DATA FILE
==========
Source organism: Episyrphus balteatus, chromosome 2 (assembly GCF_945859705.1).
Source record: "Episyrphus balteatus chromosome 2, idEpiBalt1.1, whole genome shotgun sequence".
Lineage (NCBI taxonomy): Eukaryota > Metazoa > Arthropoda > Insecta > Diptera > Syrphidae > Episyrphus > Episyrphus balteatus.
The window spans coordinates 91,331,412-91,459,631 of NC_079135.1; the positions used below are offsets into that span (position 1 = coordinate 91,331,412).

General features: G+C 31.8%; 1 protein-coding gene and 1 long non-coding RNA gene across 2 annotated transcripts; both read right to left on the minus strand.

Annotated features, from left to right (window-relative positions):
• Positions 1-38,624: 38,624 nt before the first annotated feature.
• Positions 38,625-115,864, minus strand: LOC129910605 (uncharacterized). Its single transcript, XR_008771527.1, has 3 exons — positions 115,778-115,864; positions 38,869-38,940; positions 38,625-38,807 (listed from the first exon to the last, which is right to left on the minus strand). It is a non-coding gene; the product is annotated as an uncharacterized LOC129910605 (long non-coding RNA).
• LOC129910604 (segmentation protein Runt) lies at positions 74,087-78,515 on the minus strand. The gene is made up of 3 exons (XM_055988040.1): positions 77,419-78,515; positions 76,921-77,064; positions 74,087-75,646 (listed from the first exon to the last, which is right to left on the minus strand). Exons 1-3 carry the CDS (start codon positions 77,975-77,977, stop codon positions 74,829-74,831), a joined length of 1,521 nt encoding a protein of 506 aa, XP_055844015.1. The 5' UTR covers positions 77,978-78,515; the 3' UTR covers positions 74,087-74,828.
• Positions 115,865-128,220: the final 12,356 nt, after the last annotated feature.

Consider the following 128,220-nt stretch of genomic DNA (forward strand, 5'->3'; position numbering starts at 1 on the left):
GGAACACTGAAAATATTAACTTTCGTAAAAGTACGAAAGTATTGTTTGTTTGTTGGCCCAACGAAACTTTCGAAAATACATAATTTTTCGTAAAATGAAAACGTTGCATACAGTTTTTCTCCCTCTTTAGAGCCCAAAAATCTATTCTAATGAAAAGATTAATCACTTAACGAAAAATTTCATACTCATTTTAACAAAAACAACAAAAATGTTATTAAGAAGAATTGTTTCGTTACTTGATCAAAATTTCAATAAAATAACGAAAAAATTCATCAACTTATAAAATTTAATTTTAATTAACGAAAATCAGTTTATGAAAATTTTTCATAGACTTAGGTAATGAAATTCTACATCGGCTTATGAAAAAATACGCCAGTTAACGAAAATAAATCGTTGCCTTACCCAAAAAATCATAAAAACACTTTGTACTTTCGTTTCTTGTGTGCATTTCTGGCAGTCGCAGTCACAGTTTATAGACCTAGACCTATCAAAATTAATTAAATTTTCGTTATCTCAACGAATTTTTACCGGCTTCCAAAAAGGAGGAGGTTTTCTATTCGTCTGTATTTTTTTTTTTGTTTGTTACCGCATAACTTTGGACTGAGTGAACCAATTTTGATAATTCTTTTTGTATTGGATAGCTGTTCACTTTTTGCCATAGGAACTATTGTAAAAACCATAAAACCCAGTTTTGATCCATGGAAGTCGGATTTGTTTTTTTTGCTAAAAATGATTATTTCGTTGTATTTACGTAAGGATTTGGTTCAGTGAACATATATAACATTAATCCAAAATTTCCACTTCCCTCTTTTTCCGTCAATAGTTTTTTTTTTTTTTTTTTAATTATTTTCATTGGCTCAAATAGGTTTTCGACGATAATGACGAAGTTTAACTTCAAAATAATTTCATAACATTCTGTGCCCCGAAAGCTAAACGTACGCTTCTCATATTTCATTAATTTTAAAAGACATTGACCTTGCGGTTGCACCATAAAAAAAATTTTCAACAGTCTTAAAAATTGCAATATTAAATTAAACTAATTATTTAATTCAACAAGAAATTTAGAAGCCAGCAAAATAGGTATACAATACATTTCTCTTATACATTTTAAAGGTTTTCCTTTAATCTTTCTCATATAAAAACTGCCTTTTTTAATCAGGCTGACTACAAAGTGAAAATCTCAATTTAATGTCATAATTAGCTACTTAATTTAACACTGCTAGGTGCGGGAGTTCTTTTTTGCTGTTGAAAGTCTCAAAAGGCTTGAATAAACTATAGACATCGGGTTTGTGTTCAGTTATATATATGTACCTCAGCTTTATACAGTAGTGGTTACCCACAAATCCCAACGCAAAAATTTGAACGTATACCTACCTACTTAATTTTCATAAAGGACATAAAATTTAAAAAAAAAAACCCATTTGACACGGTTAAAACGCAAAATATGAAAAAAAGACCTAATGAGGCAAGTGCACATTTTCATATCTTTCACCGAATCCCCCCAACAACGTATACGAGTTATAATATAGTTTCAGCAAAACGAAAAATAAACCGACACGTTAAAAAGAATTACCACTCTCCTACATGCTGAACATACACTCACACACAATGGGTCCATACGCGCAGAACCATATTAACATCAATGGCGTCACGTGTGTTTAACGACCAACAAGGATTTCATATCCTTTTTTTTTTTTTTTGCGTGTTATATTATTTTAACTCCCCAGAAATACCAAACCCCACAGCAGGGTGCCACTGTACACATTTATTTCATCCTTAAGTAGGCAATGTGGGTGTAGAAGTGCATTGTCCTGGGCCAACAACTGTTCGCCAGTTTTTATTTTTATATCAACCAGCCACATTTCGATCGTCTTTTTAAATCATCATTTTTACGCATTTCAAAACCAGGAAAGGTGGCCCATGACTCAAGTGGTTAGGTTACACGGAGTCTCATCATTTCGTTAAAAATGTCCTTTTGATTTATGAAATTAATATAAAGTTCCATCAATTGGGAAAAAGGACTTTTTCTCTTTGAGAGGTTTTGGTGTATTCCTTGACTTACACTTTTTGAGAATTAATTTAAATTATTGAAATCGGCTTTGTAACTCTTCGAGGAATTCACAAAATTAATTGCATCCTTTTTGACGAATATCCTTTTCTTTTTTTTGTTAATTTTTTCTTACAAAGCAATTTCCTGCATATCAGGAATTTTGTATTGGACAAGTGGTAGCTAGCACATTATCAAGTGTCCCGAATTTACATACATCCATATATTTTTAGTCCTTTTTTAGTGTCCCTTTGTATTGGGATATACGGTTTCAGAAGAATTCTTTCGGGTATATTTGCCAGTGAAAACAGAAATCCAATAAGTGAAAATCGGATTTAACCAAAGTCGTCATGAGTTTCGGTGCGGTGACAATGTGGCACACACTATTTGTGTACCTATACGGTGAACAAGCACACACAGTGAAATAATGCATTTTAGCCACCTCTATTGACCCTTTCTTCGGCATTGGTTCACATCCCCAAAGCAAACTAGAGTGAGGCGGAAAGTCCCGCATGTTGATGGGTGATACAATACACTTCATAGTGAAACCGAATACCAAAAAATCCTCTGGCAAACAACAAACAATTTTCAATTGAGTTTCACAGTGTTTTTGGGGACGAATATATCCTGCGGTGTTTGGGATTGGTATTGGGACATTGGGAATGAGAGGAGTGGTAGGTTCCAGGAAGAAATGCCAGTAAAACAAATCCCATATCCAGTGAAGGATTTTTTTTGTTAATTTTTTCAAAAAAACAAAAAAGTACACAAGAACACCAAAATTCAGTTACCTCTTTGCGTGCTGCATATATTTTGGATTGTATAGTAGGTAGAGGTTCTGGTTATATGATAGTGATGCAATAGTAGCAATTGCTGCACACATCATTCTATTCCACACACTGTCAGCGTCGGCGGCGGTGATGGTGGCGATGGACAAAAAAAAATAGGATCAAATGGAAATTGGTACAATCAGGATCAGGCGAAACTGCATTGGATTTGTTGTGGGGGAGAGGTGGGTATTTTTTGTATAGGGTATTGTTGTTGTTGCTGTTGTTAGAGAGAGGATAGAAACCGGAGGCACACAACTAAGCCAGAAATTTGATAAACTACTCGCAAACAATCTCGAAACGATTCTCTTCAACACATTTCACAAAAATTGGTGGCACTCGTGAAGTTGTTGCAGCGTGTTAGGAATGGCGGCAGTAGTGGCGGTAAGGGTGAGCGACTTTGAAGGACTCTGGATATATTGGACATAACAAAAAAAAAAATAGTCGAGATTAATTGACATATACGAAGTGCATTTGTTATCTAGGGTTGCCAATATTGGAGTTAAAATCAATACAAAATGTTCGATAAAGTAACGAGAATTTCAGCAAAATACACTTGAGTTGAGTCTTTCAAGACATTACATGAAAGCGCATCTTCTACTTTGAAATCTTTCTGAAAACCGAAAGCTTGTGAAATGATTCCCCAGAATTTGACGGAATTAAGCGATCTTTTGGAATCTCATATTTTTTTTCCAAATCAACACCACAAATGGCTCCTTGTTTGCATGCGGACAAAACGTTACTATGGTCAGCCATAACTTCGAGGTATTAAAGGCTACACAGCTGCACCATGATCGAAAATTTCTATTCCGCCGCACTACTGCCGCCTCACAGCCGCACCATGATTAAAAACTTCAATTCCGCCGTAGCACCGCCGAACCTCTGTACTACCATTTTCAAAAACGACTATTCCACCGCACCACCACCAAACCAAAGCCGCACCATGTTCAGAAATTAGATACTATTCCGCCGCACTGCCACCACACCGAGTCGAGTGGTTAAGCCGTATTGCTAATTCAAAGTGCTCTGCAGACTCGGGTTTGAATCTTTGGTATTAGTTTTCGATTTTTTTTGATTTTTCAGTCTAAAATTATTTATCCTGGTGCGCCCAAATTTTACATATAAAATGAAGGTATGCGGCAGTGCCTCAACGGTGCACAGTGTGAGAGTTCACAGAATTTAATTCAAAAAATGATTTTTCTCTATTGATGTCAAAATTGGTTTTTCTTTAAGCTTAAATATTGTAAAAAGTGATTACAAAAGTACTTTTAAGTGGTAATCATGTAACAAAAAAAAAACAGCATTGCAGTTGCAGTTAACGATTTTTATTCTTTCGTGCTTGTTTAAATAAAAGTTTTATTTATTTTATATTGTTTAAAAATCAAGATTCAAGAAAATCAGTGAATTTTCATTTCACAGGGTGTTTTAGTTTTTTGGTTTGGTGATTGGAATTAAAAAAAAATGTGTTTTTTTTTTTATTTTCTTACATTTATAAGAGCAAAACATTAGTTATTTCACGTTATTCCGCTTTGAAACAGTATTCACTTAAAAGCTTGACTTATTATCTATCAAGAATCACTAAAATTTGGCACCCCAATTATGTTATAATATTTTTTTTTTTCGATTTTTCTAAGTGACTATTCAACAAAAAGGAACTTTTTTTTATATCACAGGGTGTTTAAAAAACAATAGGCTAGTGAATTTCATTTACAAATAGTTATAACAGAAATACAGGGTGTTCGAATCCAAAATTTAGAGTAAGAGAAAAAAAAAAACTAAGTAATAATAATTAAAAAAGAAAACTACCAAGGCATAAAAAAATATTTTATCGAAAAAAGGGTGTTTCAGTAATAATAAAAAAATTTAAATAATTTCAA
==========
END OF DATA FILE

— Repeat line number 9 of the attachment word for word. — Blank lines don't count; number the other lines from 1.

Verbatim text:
• LOC129910604 (segmentation protein Runt) lies at positions 74,087-78,515 on the minus strand. The gene is made up of 3 exons (XM_055988040.1): positions 77,419-78,515; positions 76,921-77,064; positions 74,087-75,646 (listed from the first exon to the last, which is right to left on the minus strand). Exons 1-3 carry the CDS (start codon positions 77,975-77,977, stop codon positions 74,829-74,831), a joined length of 1,521 nt encoding a protein of 506 aa, XP_055844015.1. The 5' UTR covers positions 77,978-78,515; the 3' UTR covers positions 74,087-74,828.